Antenna analyzer

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An antenna analyzer measuring SWR and complex impedance of a dummy load. MFJ Enterprises Inc. MFJ-269.

An antenna analyzer (also known as a noise bridge, RX bridge, SWR analyzer, or RF analyzer) is a device used for measuring the efficiency of antenna systems in radio electronics applications.

Theory of operation[edit]

The antenna analyzer is essentially a bridge where two legs are frequency-dependent complex-valued impedances by impedance matching these legs. When the two impedances are the same the bridge will be balanced. Using this circuit it is possible to either measure the impedance of the antenna connected between ANT and GND, or it is possible to adjust an antenna until it has the same impedance as the network on the left hand side. The bridge can be driven either with white noise or a simple carrier (connected to drive). In the case of white noise the amplitude of the exciting signal can be very low and a radio receiver used as the detector. In the case where a simple carrier is used then depending on the level either a diode detector or a receiver can be used. In both cases a null will indicate when the bridge is balanced.

A typical antenna bridge, the trimmer capacitor (C) is adjusted to make the bridge balance when the variable capacitor on the left is half meshed. Hence the bridge will be able to detect if an aerial is either a capacitive or inductive load.

Unlike an SWR meter which measures the standing wave ratio in the cable feeding the antenna, a complex-impedance antenna analyzer requires little or no transmitted power applied to the antenna. The SWR meter works by measuring the reflected wave from the antenna back to the transmitter, which is minimal when the antenna is balanced. A badly tuned antenna can produce enough reflected power to damage the transmitter. Since an RX bridge can be used without transmitting, there is no risk of transmitter damage.[1][2]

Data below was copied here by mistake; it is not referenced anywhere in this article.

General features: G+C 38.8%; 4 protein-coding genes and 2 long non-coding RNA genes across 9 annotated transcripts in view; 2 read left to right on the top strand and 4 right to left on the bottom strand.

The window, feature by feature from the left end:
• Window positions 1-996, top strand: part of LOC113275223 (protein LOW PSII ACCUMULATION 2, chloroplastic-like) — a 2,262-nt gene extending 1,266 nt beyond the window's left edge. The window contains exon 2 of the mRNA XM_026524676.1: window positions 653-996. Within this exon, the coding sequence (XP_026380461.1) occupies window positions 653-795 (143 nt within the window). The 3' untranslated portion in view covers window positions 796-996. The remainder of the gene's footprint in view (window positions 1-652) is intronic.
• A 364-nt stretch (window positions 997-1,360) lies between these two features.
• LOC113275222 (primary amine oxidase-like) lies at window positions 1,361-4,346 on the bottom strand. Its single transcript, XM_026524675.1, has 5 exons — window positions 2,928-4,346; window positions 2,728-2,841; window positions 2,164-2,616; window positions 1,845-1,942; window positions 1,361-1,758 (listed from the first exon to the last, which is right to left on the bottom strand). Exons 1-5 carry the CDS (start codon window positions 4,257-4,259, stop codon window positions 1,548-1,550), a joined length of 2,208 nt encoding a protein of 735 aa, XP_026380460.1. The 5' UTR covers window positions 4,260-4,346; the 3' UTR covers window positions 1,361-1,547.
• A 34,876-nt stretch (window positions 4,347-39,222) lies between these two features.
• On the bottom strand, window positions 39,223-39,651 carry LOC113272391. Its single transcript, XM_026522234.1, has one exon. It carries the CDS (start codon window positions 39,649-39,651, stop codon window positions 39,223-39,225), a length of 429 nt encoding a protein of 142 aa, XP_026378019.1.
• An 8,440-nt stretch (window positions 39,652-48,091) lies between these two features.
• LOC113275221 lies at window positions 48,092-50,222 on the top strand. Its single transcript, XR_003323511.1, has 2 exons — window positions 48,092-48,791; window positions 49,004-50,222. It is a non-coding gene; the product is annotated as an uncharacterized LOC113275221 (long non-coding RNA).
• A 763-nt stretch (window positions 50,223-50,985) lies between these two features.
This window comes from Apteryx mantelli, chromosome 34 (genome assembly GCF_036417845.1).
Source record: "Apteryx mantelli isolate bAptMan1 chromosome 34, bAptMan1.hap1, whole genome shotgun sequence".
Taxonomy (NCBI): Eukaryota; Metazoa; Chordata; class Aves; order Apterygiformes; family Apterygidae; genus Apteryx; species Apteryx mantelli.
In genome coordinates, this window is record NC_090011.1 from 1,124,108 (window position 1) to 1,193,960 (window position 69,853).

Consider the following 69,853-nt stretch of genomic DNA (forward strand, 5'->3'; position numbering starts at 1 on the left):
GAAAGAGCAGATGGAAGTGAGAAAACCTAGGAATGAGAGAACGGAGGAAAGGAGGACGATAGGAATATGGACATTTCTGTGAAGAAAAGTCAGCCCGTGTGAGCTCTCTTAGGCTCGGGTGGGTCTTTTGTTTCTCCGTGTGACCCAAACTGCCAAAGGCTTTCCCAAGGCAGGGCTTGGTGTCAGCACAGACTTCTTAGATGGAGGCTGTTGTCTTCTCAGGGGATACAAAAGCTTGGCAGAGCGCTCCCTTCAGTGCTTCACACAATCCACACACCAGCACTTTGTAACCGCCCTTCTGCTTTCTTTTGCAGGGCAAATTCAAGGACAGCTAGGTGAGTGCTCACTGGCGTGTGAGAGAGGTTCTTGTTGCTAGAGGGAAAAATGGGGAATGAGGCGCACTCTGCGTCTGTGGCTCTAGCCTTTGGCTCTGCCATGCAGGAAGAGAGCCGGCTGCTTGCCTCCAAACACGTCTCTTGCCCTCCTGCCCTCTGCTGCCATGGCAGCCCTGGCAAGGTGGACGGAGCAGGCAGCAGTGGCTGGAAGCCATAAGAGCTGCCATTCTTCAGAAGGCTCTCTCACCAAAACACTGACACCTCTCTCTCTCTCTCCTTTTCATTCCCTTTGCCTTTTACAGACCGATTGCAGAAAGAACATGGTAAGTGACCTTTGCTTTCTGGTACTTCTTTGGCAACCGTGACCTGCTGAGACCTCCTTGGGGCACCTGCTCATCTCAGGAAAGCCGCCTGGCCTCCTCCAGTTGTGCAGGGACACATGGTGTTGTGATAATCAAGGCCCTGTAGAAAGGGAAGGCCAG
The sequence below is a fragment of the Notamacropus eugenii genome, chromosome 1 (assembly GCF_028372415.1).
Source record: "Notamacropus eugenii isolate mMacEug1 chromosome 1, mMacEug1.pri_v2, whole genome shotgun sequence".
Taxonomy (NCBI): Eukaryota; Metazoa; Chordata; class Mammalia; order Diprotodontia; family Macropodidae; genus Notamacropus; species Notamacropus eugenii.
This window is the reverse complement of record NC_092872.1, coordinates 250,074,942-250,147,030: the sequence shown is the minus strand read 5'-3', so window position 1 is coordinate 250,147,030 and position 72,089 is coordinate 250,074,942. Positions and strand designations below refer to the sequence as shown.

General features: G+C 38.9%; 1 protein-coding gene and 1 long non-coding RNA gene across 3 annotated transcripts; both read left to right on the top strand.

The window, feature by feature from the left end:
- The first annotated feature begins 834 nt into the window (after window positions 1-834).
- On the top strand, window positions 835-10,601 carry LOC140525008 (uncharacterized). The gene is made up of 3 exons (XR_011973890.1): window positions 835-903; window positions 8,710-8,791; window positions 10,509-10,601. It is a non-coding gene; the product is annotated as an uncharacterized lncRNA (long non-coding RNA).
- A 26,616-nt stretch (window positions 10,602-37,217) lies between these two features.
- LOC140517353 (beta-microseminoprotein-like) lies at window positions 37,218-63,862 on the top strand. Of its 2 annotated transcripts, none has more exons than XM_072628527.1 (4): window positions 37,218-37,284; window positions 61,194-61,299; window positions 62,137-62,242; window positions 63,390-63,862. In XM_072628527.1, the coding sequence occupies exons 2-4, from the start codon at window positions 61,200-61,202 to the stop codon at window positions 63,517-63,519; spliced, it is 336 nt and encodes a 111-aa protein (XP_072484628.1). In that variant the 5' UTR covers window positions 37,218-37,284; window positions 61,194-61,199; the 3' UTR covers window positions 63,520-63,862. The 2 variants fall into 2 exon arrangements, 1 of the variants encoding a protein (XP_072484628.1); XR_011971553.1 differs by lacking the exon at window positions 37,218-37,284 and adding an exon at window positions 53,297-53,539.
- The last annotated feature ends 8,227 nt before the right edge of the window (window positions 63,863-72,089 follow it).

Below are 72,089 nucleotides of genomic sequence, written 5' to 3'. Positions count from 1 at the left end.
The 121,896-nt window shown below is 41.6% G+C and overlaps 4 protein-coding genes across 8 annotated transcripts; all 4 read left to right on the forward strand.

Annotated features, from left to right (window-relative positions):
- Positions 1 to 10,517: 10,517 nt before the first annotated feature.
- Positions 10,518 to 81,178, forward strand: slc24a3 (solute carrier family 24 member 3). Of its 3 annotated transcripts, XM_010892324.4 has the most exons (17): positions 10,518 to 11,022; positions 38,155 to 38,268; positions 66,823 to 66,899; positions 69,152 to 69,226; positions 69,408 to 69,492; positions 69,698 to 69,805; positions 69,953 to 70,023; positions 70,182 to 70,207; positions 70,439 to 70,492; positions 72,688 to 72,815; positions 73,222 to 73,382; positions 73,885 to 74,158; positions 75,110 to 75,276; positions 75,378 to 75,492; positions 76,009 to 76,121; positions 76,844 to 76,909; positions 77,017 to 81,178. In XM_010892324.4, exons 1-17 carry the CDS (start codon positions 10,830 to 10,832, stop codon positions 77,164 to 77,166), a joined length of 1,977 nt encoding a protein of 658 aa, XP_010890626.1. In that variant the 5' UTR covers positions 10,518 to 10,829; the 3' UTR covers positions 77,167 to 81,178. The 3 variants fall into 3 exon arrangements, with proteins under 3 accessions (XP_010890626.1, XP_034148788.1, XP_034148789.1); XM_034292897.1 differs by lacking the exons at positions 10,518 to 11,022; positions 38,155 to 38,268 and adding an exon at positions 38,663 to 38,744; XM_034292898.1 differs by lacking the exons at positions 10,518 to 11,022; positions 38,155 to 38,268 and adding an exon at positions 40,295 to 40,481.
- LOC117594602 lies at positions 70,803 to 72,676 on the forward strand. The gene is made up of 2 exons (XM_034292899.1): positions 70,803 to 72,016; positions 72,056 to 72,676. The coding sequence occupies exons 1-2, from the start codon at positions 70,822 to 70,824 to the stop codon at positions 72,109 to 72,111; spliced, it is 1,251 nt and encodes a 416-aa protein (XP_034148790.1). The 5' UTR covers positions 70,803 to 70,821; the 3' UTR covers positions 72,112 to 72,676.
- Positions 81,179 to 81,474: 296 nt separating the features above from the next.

Uses[edit]

In amateur radio, an antenna analyzer is a common tool used for troubleshooting antennas and feedlines as well as fine tuning their performance.[3]

References[edit]

  1. ^ Practical Radio Frequency Test and Measurement: A Technician's Handbook by Joseph J. Carr, P. 319. Published by Newnes, 1999. ISBN 0-7506-7161-0, ISBN 978-0-7506-7161-3
  2. ^ Secrets of RF Circuit Design by Joseph J. Carr, Chapter 17, Building and using the RF noise bridge. ISBN 0-07-137067-6
  3. ^ The ARRL Handbook for Radio Communications 2007: The Comprehensive RF Engineering Reference by Mark J. Wilson, Dana G. Reed. Published by American Radio Relay League, ISBN 0-87259-976-0, ISBN 978-0-87259-976-5

See also[edit]